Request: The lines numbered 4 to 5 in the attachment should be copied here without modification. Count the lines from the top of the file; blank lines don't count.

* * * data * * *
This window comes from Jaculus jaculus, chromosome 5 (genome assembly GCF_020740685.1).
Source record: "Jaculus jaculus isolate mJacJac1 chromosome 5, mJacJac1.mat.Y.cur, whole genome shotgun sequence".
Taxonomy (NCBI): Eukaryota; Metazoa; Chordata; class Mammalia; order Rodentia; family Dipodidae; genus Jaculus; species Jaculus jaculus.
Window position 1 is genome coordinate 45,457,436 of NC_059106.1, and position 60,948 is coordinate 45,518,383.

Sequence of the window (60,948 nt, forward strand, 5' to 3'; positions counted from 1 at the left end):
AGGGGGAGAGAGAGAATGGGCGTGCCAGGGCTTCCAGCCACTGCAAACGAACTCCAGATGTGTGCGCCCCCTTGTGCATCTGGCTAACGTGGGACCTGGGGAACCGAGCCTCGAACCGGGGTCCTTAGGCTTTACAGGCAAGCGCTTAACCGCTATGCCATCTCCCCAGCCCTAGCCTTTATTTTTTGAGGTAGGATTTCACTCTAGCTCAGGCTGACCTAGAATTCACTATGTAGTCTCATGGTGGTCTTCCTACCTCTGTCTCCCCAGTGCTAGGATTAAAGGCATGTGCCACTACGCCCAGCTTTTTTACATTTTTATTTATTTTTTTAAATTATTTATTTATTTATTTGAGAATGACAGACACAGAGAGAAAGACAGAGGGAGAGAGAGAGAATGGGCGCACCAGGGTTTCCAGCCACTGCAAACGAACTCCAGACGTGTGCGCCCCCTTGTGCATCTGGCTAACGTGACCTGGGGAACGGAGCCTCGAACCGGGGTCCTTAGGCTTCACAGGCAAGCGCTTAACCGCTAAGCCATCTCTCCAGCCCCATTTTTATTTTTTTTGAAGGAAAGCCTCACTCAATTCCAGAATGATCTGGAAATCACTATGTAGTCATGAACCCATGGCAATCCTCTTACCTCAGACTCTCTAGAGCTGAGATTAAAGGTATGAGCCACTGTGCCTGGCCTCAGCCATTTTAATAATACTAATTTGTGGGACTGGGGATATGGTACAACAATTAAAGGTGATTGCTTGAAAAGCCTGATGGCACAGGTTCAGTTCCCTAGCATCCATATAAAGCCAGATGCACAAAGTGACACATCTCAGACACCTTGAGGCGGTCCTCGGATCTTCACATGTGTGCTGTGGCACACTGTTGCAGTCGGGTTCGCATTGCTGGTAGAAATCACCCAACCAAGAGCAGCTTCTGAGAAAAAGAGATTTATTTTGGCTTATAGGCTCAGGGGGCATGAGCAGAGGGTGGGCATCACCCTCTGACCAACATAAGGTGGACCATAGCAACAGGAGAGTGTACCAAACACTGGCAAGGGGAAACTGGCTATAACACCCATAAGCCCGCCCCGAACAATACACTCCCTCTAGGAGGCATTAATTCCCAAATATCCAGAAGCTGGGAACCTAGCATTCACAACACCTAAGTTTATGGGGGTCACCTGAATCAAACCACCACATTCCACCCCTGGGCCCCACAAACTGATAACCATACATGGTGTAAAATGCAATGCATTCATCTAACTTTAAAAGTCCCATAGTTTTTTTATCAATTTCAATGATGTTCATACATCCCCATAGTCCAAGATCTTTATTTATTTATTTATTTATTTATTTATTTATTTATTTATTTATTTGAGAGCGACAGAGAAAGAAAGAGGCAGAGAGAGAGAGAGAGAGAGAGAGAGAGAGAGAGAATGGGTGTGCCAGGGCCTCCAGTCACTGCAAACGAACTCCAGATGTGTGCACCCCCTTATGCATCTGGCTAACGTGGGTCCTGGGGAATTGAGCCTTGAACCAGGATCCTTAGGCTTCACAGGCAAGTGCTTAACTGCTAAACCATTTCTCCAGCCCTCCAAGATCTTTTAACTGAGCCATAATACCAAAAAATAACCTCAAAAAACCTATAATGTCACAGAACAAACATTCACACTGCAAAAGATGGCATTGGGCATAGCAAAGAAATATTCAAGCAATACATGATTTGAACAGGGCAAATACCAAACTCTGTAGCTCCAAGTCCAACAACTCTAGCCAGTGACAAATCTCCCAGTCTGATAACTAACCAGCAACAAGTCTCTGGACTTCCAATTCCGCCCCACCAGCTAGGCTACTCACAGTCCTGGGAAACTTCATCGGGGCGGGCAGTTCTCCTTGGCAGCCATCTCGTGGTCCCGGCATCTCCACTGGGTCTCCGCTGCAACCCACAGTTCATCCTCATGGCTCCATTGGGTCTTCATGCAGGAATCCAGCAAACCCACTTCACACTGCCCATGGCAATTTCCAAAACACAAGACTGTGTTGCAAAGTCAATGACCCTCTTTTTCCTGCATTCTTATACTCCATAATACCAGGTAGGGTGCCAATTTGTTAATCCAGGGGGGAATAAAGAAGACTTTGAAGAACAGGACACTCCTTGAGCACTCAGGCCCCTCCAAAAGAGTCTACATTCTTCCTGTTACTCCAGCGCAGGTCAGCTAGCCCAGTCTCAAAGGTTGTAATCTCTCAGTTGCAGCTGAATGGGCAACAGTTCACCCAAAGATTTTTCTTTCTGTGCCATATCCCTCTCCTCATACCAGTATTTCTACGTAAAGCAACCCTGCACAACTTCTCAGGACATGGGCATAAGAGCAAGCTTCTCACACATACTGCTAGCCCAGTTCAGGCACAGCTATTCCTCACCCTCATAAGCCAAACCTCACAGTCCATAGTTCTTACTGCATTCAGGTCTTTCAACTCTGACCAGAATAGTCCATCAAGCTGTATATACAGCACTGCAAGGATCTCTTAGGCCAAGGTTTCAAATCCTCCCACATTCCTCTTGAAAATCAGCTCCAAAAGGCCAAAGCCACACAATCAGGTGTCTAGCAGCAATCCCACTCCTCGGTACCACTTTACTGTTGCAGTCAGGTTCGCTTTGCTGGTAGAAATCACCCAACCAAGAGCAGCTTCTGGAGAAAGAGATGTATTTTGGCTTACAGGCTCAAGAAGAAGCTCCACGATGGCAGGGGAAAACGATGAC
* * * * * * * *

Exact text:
Window position 1 is genome coordinate 45,457,436 of NC_059106.1, and position 60,948 is coordinate 45,518,383.

Sequence of the window (60,948 nt, forward strand, 5' to 3'; positions counted from 1 at the left end):